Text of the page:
Smooth-as-silk key lime ganache filling enrobed in dark chocolate. These homemade truffles make me weak at the knees!
Today, 12 days before Sally’s Candy Addiction Cookbook’s manuscript is due, I’m going to show you exactly how to make one of my favorite truffle recipes. I’ve been surrounded by truffles for the past 3 months (everyday I’m trufflin’) and have about 1 billion truffle recipe ideas in my head!
You’d think I’d be sick of truffles by now. But, come on. Bring on the chocolate!
Here is exactly where this recipe idea came from. About 10 years ago, my friend Amy was telling me about these incredible dark chocolate-covered key lime pie treats she had in Florida one time. Key lime pie is her favorite dessert. Instead of birthday cake each year, she has key lime pie.
Back to those dark chocolate key lime pie treats. The slices of pie are frozen and sold on a stick. Yes, frozen key lime pie slices… on a stick… covered in chocolate. Have mercy. Amy says they are ridiculously good. Uh, I can imagine. Naturally, the thought of them hasn’t escaped my mind in 10 years. So I recreated them. Sorta.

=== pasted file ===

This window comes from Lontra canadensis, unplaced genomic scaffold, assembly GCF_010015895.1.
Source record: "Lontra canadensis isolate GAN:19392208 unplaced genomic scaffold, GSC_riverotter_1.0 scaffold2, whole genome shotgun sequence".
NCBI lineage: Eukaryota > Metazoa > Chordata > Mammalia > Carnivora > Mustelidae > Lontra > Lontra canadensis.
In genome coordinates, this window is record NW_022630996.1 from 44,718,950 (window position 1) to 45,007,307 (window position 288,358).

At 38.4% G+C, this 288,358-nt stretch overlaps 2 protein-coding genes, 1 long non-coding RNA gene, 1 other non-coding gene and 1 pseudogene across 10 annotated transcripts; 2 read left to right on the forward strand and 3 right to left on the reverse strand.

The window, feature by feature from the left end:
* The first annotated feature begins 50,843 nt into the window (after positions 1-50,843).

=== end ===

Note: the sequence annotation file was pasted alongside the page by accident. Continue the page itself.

Key lime pie truffles… the centers are made from white chocolate and lime-infused cream. Citrus-y tart lime pairs wonderfully with sweet white chocolate, no? To avoid a sugar rush (well, as best as we can), I cover the key lime truffles in dark chocolate. A little white chocolate drizzle, tinted very light green, is the perfect finishing touch.
These dark chocolate key lime pie truffles are every bit as creamy, luscious, and extravagant as you see here.
Chocolate truffles are special, which is why you usually buy them. There’s a lot you need to know about making them at home. It’s not simply melting chocolate with cream and rolling into a ball. It is so much more than that! That’s why I’m writing an entire chapter about them in my book! But I promise, they’re approachable, and you can do this.
Here is the recipe if you’d like to skip all that. Below the recipe are step-by-step photos and lots of tips and tricks to help you make the very best truffles ever. Really really. Ever.
What Are Truffles?